That is a picture of my shoe.  Well, it was my shoe before I took a major cycling digger in Portland, OR.  It could have been way worse…I almost rode in flip-flops.  Also I wasn’t mushed by a car and I didn’t take out any fellow riders.  That said, I skinned the hell outta my knee and sprained my foot something awful.  I’m fine (Mom…I really am) and I had an amazing time in Portland with my long lost West coast loves.  But.  I could have gotten hurt.  Cyclists snap collarbones all the time.  I could have broken my foot.  I could have gotten slightly to a lot run over by a vehicle. I could have hit my head.  And.  I’m still taking Avastin.  Hence my thrice weekly trips to the infusion center.  Avastin.  Not so bad when I compare it to Carboplatin or Taxol.  I’ve had virtually no side effects in my day to day life.  But, Avastin makes you bleed.  And it’s the kind of bleeding they can’t just reverse or fix up with medication like they can if someone was taking heparin or something. If I started to bleed, a lot, it’d be a situation.  I wear a bracelet everywhere now detailing my medical history and current medications, so that’s good.  But my doctors made it clear to me that if I got seriously hurt, it could be bad.

Now, clearly I’m taking Avastin because people believe it will punch my cancer in the face.  It will really fuck cancer’s Christmas up and prevent it from coming back to the New Year’s party.  That’s what the study I’m in hopes anyhow.  So that seemed to make it an easy decision – of course! Give me the Avastin! Kill the cancer!  But.  I have a new doctor.  And here’s where we get to the funny
thing…sorry for circling like an airliner around JFK…my new doctor thinks my cancer ain’t so bad.  In fact, after reviewing the CT scans and pathology report and whatnot, some people decided I don’t even really belong in the study I’m in. They’re letting me continue because that only seems fair, but basically they think I’ve been overtreated and continue to be.  It might be better if I stopped the Avastin.  It might not be doing anything other than putting me at an increased risk for bleeding.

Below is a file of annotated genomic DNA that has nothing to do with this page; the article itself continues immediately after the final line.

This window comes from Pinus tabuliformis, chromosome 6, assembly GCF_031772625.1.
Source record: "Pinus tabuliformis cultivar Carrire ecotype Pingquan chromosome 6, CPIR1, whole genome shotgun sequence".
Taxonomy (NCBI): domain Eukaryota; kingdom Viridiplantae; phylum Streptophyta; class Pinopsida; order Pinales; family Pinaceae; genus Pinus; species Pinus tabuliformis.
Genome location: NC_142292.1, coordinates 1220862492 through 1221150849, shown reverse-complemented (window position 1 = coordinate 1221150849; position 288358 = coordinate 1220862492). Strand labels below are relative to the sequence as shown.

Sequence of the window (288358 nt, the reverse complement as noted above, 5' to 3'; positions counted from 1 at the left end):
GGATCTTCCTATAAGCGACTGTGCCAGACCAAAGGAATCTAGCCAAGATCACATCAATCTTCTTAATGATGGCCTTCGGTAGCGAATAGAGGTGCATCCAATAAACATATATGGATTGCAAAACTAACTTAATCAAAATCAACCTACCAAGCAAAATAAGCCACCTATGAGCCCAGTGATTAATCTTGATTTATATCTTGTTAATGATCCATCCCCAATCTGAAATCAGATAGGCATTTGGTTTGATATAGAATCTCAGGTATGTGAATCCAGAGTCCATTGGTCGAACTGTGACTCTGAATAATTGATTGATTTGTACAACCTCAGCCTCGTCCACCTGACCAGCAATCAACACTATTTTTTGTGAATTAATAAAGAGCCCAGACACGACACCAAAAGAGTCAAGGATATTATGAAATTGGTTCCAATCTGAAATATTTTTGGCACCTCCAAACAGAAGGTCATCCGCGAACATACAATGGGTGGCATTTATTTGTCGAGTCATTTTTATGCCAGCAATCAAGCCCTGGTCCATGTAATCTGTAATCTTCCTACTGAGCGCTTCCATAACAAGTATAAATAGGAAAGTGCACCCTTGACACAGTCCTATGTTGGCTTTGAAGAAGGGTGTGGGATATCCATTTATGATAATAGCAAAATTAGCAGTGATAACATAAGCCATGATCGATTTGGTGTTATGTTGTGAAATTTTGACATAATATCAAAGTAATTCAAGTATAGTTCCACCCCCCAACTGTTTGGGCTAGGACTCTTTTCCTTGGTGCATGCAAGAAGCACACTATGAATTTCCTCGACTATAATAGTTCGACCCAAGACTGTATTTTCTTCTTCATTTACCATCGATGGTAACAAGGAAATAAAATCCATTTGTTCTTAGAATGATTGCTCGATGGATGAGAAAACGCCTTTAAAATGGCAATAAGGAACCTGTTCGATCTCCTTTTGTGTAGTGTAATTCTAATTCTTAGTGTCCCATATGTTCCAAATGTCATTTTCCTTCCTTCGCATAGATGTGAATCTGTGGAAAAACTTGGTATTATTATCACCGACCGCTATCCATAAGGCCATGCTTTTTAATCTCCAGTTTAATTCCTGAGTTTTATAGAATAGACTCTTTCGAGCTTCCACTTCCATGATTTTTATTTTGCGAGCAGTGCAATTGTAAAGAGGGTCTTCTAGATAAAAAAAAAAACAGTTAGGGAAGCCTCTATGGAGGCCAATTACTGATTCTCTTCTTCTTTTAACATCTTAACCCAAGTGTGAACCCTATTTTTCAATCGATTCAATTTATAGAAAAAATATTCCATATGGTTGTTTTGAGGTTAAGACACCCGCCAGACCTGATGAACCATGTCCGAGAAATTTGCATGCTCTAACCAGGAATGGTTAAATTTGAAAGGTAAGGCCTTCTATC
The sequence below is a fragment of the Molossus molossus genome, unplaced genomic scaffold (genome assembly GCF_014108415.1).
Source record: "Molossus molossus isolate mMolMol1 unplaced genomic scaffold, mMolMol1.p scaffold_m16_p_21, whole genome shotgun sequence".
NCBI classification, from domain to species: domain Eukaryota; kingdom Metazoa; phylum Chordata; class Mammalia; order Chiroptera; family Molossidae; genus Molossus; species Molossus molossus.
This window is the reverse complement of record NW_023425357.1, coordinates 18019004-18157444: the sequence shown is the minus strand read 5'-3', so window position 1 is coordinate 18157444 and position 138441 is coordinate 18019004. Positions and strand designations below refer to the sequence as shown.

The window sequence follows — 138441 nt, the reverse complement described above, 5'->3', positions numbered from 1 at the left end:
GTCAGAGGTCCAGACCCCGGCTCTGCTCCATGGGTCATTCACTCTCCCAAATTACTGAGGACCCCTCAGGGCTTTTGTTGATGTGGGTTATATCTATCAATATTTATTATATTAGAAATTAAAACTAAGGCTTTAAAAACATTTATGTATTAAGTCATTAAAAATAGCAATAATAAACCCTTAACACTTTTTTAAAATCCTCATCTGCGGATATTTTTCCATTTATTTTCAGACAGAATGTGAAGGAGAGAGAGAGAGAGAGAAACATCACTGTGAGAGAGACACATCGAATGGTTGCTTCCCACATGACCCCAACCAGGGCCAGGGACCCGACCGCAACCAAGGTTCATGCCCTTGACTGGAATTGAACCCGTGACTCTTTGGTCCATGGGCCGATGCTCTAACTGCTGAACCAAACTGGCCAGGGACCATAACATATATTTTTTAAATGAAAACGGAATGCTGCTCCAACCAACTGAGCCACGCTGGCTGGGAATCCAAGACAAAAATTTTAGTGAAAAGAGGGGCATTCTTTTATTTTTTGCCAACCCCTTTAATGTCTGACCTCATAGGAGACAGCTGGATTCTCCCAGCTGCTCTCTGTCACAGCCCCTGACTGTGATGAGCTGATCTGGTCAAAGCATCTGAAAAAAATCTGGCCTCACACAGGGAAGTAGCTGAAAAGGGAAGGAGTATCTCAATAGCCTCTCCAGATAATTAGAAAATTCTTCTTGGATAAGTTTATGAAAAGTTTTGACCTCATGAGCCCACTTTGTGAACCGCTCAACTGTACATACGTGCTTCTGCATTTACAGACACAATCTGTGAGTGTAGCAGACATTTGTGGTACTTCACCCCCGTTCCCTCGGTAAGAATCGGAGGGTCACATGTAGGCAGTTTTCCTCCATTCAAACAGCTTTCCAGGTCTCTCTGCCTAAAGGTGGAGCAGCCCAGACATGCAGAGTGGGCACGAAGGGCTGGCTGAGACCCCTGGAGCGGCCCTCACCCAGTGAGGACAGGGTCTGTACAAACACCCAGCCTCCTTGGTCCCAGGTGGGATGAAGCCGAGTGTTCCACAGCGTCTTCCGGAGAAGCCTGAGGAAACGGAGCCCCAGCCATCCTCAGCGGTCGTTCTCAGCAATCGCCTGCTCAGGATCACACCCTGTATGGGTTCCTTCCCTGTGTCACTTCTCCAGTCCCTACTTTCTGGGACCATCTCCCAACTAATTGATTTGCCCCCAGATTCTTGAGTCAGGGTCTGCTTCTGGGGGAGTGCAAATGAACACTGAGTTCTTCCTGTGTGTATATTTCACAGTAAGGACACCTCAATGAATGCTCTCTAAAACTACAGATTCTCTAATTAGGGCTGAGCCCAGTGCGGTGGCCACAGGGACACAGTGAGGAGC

So do I stay on Avastin?  I’ll only be on it until December, but I’m not going to stop riding my bike or driving my car or skiing.  I’m
careful.  But shit happens.  Plus, even my most minor scrapes heal strangely and I bruise very easily.  I’m not exactly a delicate lady so for these past few months my scrappy side has really been showing as I always have fresh and fading bruises and scrapes thanks to Avastin.  Is it worth the risk?

So, this is a new cancer reality.  This grey area.  I’m pretty comfortable with uncertainty.  I think it’s an honest state to be in.  I believe most people are really muddling through this life the best they can.  I think this is especially true with medicine, more so than any of us like to believe.  Even with cancer.  Especially, perhaps, with cancer.  I think most people hear cancerDEATH! There. I couldn’t even squeeze in more words. It’s just cancerDEATH!  Sometimes all you get is canDEATH!  But it’s tricky.  It’s complicated.  My cancer was tricky.  We took out my ovaries, my uterus, my cervix and a softball sized tumor that was cramping everyone’s style.  But what really was it?  My new doctor put it this way.  In a med school way.  My classes are pass/fail.  If I get a 70% say, on a test, I pass.  At the same time, if I get a 100% on a test, I also pass.  A 70 is not the same as a 100, but both pass.  My cancer was the 70 of cancer.  It’s still cancer…but it’s not the same as getting 100%.  I suppose overall this is good news, but I’m not taking much comfort in that.  The same pathologist can look at the same tissue in the morning and in the evening and see two different things.  So which side of caution do I err on?  If I was overtreated can I expect side effects further down the line?  If I choose now to give up on Avastin – will my cancer come back because it is actually worse than my new doctor thinks?

Muddling through yet again,



*****SIDE NOTE*****  If you’re poking through old posts, that is awesome but I’m hearing that for some reason for some people the photos in my older posts aren’t working…apprently it’s just a bunch of the same (the first) photo in each post.  Sorry about that.  It’s not supposed to look that way.  Hopefully it will just fix itself because I don’t know how to fix that.  That is all.